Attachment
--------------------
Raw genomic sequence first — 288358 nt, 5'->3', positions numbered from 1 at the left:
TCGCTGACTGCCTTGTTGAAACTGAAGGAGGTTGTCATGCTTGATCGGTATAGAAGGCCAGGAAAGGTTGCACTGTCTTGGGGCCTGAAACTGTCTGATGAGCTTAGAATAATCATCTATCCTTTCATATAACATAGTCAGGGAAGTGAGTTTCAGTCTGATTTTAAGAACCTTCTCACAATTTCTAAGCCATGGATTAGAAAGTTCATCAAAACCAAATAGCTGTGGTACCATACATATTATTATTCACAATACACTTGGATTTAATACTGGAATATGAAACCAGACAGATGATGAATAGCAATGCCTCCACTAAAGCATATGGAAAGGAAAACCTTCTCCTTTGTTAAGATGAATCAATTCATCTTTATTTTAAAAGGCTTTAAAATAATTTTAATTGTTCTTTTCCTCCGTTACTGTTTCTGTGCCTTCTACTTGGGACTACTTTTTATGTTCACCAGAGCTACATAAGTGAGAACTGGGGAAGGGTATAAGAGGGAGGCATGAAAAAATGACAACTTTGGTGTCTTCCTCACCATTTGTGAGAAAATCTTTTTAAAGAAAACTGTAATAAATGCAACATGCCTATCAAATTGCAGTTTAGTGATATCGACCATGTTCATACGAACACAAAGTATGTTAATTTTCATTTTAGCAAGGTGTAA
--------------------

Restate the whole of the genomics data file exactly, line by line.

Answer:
Raw genomic sequence first — 288358 nt, 5'->3', positions numbered from 1 at the left:
TCGCTGACTGCCTTGTTGAAACTGAAGGAGGTTGTCATGCTTGATCGGTATAGAAGGCCAGGAAAGGTTGCACTGTCTTGGGGCCTGAAACTGTCTGATGAGCTTAGAATAATCATCTATCCTTTCATATAACATAGTCAGGGAAGTGAGTTTCAGTCTGATTTTAAGAACCTTCTCACAATTTCTAAGCCATGGATTAGAAAGTTCATCAAAACCAAATAGCTGTGGTACCATACATATTATTATTCACAATACACTTGGATTTAATACTGGAATATGAAACCAGACAGATGATGAATAGCAATGCCTCCACTAAAGCATATGGAAAGGAAAACCTTCTCCTTTGTTAAGATGAATCAATTCATCTTTATTTTAAAAGGCTTTAAAATAATTTTAATTGTTCTTTTCCTCCGTTACTGTTTCTGTGCCTTCTACTTGGGACTACTTTTTATGTTCACCAGAGCTACATAAGTGAGAACTGGGGAAGGGTATAAGAGGGAGGCATGAAAAAATGACAACTTTGGTGTCTTCCTCACCATTTGTGAGAAAATCTTTTTAAAGAAAACTGTAATAAATGCAACATGCCTATCAAATTGCAGTTTAGTGATATCGACCATGTTCATACGAACACAAAGTATGTTAATTTTCATTTTAGCAAGGTGTAA